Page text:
Hawaii 50 (2017). Photograph by Matthew Papa.
“This image was taken in Hawaii last year where I celebrated turning 50—a milestone that, for many years, I didn’t expect to reach. I came out in the ’80s, during the height of the AIDS epidemic, so my queerness has always been framed by a sense of fear and resistance. A lot has changed in those three decades, and while acceptance of our community has grown in ways that I never imagined, we need to remain vigilant. Our current political climate has made it apparent how progress can be stopped in its tracks, and even turned backward.” —Matthew Papa
Manifest (2017). Photograph by David Uzochukwu.
“A frightening aspect of queerness was the mind-numbing loneliness growing up. Dozens of voices from outside found their way inside, and I could barely hear anything over the raging noise. But the more you learn to trust yourself, the more they quiet down. The more you stand up for yourself, the more joy you find.” —David Uzochukwu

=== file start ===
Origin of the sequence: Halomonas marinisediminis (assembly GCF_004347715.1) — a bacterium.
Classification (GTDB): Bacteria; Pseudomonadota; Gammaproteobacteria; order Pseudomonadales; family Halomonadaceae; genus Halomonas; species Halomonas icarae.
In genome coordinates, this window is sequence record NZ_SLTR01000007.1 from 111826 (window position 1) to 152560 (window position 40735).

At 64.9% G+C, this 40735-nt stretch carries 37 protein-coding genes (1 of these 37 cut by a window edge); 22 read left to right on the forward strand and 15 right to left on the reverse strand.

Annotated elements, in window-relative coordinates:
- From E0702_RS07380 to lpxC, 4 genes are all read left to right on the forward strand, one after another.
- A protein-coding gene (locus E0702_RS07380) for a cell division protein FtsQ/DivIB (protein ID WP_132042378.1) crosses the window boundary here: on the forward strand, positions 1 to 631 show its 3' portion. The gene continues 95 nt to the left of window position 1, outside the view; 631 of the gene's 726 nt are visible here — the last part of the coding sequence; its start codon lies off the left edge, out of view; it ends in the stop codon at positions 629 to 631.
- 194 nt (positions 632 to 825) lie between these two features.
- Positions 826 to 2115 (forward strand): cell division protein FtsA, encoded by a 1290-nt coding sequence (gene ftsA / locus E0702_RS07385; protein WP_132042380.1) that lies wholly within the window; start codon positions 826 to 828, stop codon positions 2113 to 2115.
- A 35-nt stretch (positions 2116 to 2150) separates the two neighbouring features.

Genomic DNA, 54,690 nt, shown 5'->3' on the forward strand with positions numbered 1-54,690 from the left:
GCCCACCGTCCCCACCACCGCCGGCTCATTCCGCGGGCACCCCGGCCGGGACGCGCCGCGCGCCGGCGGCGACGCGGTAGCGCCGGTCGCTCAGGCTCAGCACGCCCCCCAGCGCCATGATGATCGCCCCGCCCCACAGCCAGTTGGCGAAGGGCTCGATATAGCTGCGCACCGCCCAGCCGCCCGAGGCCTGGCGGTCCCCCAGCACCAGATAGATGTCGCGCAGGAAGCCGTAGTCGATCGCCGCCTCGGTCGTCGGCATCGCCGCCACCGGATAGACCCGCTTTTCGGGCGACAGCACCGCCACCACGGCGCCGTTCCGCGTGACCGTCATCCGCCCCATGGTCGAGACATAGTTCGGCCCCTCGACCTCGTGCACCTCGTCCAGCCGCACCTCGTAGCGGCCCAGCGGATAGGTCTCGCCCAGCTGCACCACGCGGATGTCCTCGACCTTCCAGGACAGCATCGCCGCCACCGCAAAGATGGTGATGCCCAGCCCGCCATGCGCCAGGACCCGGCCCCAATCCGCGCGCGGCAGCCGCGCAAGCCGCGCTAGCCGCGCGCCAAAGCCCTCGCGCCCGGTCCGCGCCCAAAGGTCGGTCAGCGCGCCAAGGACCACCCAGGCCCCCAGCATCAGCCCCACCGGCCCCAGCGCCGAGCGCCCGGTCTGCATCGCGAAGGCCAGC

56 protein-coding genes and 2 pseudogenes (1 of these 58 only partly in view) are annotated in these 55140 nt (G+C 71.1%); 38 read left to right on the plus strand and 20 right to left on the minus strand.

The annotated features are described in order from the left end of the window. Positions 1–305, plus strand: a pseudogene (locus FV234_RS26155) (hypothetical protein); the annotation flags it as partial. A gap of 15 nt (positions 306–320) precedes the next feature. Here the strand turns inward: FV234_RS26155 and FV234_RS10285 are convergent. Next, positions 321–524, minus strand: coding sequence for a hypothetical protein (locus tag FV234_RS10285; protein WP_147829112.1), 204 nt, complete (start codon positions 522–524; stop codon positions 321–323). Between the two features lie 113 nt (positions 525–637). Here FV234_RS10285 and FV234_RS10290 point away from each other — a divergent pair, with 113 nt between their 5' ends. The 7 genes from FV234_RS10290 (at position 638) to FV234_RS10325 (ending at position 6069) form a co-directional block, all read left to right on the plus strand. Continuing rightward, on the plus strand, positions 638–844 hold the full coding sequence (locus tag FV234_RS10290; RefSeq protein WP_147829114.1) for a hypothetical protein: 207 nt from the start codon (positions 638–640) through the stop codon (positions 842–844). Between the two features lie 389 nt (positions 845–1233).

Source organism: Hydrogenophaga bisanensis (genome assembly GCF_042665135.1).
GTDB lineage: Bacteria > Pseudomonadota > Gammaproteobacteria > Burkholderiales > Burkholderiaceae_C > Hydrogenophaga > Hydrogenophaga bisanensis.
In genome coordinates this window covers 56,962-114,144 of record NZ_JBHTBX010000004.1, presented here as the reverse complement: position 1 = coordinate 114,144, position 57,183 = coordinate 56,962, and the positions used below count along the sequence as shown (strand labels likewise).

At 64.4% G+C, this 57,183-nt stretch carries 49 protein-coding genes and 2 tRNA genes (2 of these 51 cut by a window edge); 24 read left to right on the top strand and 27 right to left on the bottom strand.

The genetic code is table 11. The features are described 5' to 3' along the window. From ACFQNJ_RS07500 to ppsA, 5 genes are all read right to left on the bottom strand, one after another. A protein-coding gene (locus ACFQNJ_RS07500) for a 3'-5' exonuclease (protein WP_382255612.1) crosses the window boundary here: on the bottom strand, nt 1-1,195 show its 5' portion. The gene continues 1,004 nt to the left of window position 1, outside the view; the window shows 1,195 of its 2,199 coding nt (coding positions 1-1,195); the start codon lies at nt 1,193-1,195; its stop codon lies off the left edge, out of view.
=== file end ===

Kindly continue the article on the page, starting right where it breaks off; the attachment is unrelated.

Myles S. Golden
Robert Mapplethorpe This Is Not Your History (2016). Photograph by Myles S. Golden.
“Robert Mapplethorpe This Is Not Your History was created as a direct retaliation to the Portfolio Z series shot and captured by Robert Mapplethorpe in the late ’70s. In photo history, Mapplethorpe’s works are often sourced and attributed as visual etymologies for queer representations—losing sight of how the gaze of whiteness makes a spectacle of blackness when it’s being is rendered as just ‘body.’ In my photograph, I use the oppositional gaze—one that looks back—as well as the unreadability of shadowing, removing that which Mapplethorpe most profoundly commodified to be the definition of blackness and maleness to disavow the anthropological racism constructed within his Portfolio Z series. I, the artist and the collaborator, take back what is seen, what can been seen, and what of my body is for consumption.” —Myles S. Golden